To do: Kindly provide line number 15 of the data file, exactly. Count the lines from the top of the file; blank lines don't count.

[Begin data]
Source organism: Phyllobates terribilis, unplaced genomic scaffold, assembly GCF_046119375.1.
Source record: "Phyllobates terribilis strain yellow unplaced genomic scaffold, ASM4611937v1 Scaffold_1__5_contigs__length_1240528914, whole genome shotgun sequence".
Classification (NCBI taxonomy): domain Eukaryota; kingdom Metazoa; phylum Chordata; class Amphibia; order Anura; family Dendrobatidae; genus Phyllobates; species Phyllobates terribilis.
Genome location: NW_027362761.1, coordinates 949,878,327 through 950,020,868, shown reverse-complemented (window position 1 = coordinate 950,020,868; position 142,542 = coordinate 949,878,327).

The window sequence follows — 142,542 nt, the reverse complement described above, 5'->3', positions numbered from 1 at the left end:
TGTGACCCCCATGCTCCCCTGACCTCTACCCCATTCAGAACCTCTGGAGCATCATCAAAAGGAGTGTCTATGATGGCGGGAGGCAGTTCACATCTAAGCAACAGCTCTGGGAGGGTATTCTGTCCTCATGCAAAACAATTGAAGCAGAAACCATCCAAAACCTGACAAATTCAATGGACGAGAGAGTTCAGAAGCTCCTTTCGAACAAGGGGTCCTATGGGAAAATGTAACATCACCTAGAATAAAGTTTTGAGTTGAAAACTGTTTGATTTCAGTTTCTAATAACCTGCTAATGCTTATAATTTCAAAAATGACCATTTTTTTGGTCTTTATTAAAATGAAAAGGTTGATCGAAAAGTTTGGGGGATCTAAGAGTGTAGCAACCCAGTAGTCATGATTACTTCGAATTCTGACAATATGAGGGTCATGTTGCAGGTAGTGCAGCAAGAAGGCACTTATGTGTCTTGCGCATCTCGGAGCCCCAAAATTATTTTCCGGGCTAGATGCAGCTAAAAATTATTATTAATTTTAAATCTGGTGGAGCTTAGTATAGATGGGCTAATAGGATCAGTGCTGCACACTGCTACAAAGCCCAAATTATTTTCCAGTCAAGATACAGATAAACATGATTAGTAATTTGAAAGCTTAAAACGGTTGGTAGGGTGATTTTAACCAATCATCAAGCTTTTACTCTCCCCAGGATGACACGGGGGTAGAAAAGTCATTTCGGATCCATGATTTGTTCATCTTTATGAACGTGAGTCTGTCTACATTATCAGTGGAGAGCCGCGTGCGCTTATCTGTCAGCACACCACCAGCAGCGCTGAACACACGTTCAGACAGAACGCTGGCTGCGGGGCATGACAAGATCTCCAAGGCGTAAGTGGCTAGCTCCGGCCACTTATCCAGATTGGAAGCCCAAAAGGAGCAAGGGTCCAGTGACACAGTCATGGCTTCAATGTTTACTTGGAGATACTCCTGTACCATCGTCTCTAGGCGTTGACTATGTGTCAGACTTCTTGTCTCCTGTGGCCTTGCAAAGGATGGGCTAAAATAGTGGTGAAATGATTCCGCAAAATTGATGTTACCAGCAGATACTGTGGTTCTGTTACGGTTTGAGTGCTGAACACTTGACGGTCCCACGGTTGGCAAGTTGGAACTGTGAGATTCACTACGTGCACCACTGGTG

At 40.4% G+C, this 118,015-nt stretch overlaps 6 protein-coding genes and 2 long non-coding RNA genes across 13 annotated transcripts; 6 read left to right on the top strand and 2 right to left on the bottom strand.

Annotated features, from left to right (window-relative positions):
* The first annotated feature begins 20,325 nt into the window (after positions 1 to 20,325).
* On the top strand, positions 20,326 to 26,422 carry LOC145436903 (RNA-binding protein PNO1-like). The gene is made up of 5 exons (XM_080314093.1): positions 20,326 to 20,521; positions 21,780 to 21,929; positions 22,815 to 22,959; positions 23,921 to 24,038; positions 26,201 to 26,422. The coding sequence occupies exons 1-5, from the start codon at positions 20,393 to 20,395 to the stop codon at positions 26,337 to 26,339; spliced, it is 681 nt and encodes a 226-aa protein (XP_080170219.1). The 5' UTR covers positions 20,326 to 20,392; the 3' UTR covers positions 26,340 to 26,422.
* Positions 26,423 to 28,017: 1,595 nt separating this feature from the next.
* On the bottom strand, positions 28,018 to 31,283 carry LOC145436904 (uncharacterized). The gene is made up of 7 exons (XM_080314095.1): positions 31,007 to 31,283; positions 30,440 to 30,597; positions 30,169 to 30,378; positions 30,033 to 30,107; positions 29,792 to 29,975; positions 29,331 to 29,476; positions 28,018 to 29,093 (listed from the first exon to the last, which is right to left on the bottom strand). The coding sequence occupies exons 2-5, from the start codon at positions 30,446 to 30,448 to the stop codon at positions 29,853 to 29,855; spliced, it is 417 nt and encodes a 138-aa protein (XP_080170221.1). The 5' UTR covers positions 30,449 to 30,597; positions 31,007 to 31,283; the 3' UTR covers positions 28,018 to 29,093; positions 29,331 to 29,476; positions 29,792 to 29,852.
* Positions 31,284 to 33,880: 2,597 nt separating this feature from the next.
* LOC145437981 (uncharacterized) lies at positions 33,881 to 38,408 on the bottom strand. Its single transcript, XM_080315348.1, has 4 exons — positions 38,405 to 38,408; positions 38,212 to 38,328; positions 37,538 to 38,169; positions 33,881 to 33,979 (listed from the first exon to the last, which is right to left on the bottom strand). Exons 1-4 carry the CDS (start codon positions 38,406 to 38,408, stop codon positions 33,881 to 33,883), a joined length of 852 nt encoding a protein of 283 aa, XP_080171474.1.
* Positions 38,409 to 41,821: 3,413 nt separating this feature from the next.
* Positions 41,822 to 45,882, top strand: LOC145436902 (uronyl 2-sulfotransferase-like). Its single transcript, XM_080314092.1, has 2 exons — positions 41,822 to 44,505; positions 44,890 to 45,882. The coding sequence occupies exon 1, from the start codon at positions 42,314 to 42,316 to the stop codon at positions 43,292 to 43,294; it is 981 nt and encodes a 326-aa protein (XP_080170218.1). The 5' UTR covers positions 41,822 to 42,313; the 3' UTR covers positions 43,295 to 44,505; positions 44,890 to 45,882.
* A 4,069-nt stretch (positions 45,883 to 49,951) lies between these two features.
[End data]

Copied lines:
* Positions 38,409 to 41,821: 3,413 nt separating this feature from the next.